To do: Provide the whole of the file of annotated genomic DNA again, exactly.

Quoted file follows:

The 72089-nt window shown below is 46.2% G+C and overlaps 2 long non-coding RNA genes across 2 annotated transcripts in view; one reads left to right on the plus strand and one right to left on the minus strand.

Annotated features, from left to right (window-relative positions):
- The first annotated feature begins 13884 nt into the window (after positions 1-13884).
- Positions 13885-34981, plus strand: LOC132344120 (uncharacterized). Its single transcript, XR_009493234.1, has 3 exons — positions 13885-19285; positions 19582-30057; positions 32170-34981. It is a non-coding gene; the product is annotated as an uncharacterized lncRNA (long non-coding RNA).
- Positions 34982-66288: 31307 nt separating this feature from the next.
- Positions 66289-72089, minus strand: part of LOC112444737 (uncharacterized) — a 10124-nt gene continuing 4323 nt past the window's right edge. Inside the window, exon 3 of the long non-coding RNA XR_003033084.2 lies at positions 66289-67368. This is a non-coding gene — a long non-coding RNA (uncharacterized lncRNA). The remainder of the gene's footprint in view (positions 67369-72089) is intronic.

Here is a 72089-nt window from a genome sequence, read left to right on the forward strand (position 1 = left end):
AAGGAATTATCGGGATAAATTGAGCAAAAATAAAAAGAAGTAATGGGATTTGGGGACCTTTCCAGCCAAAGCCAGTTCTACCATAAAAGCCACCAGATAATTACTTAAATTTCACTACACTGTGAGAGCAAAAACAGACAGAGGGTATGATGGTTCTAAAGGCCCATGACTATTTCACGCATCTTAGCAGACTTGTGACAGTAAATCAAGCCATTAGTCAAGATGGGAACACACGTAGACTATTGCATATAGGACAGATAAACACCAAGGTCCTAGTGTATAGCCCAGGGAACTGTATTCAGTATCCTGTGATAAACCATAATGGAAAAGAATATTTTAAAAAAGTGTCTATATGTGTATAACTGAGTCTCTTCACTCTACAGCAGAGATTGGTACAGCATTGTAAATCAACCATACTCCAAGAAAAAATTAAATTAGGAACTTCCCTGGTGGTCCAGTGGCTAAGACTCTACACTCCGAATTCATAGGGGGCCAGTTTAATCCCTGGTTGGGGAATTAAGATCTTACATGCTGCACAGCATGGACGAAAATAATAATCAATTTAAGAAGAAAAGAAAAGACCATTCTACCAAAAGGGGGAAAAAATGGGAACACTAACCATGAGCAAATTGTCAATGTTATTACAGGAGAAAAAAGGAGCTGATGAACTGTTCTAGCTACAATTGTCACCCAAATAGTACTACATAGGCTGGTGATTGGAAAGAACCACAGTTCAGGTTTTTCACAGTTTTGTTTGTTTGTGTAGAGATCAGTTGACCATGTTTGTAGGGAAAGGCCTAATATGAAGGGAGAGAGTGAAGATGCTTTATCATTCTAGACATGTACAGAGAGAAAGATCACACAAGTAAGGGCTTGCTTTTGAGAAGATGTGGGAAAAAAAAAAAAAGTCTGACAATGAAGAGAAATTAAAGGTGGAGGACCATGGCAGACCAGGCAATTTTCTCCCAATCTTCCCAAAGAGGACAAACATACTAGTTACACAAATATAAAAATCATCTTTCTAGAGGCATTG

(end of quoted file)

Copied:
The 72089-nt window shown below is 46.2% G+C and overlaps 2 long non-coding RNA genes across 2 annotated transcripts in view; one reads left to right on the plus strand and one right to left on the minus strand.

Annotated features, from left to right (window-relative positions):
- The first annotated feature begins 13884 nt into the window (after positions 1-13884).
- Positions 13885-34981, plus strand: LOC132344120 (uncharacterized). Its single transcript, XR_009493234.1, has 3 exons — positions 13885-19285; positions 19582-30057; positions 32170-34981. It is a non-coding gene; the product is annotated as an uncharacterized lncRNA (long non-coding RNA).
- Positions 34982-66288: 31307 nt separating this feature from the next.
- Positions 66289-72089, minus strand: part of LOC112444737 (uncharacterized) — a 10124-nt gene continuing 4323 nt past the window's right edge. Inside the window, exon 3 of the long non-coding RNA XR_003033084.2 lies at positions 66289-67368. This is a non-coding gene — a long non-coding RNA (uncharacterized lncRNA). The remainder of the gene's footprint in view (positions 67369-72089) is intronic.

Here is a 72089-nt window from a genome sequence, read left to right on the forward strand (position 1 = left end):
AAGGAATTATCGGGATAAATTGAGCAAAAATAAAAAGAAGTAATGGGATTTGGGGACCTTTCCAGCCAAAGCCAGTTCTACCATAAAAGCCACCAGATAATTACTTAAATTTCACTACACTGTGAGAGCAAAAACAGACAGAGGGTATGATGGTTCTAAAGGCCCATGACTATTTCACGCATCTTAGCAGACTTGTGACAGTAAATCAAGCCATTAGTCAAGATGGGAACACACGTAGACTATTGCATATAGGACAGATAAACACCAAGGTCCTAGTGTATAGCCCAGGGAACTGTATTCAGTATCCTGTGATAAACCATAATGGAAAAGAATATTTTAAAAAAGTGTCTATATGTGTATAACTGAGTCTCTTCACTCTACAGCAGAGATTGGTACAGCATTGTAAATCAACCATACTCCAAGAAAAAATTAAATTAGGAACTTCCCTGGTGGTCCAGTGGCTAAGACTCTACACTCCGAATTCATAGGGGGCCAGTTTAATCCCTGGTTGGGGAATTAAGATCTTACATGCTGCACAGCATGGACGAAAATAATAATCAATTTAAGAAGAAAAGAAAAGACCATTCTACCAAAAGGGGGAAAAAATGGGAACACTAACCATGAGCAAATTGTCAATGTTATTACAGGAGAAAAAAGGAGCTGATGAACTGTTCTAGCTACAATTGTCACCCAAATAGTACTACATAGGCTGGTGATTGGAAAGAACCACAGTTCAGGTTTTTCACAGTTTTGTTTGTTTGTGTAGAGATCAGTTGACCATGTTTGTAGGGAAAGGCCTAATATGAAGGGAGAGAGTGAAGATGCTTTATCATTCTAGACATGTACAGAGAGAAAGATCACACAAGTAAGGGCTTGCTTTTGAGAAGATGTGGGAAAAAAAAAAAAAGTCTGACAATGAAGAGAAATTAAAGGTGGAGGACCATGGCAGACCAGGCAATTTTCTCCCAATCTTCCCAAAGAGGACAAACATACTAGTTACACAAATATAAAAATCATCTTTCTAGAGGCATTG